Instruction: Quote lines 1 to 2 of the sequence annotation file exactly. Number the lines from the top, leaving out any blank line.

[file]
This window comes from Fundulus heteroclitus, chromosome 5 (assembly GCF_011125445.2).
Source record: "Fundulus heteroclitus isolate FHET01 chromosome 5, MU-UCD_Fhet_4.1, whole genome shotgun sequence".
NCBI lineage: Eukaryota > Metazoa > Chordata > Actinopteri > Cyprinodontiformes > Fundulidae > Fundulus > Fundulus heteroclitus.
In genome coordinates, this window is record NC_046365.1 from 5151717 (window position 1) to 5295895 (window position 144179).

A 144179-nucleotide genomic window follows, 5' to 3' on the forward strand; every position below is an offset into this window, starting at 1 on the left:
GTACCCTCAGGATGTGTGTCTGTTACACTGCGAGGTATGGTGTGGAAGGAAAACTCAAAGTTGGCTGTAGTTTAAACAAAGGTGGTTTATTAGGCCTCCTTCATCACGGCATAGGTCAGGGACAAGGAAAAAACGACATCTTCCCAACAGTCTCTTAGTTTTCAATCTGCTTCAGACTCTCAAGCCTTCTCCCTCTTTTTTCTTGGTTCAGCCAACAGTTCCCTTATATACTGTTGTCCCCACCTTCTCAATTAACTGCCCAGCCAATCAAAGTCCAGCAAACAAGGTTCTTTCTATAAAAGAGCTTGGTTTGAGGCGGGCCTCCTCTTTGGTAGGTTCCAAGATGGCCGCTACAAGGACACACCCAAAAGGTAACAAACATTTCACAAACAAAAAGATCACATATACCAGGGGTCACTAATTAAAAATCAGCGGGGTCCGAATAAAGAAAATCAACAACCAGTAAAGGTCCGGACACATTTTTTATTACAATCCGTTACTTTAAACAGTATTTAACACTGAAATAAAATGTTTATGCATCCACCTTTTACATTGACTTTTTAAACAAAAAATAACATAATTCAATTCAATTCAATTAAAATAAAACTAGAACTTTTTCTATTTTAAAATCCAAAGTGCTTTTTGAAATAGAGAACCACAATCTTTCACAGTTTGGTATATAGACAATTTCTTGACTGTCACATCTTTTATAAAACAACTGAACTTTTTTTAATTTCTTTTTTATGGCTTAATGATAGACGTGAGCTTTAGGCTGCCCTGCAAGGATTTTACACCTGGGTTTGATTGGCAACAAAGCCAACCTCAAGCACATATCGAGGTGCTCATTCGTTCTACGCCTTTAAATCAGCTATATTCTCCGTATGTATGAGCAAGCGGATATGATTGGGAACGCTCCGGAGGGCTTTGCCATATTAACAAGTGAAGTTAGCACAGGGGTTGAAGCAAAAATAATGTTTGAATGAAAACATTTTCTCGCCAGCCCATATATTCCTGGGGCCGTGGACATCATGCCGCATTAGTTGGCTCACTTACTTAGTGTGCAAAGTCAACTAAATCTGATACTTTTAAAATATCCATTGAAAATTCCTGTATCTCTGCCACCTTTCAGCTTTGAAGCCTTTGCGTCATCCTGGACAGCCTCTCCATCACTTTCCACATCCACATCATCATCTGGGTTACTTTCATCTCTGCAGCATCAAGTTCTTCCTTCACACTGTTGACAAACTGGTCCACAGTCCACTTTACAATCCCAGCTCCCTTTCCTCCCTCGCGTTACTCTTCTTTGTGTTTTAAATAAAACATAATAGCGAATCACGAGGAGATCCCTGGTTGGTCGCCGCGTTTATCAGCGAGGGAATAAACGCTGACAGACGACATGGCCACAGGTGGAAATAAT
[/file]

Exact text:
This window comes from Fundulus heteroclitus, chromosome 5 (assembly GCF_011125445.2).
Source record: "Fundulus heteroclitus isolate FHET01 chromosome 5, MU-UCD_Fhet_4.1, whole genome shotgun sequence".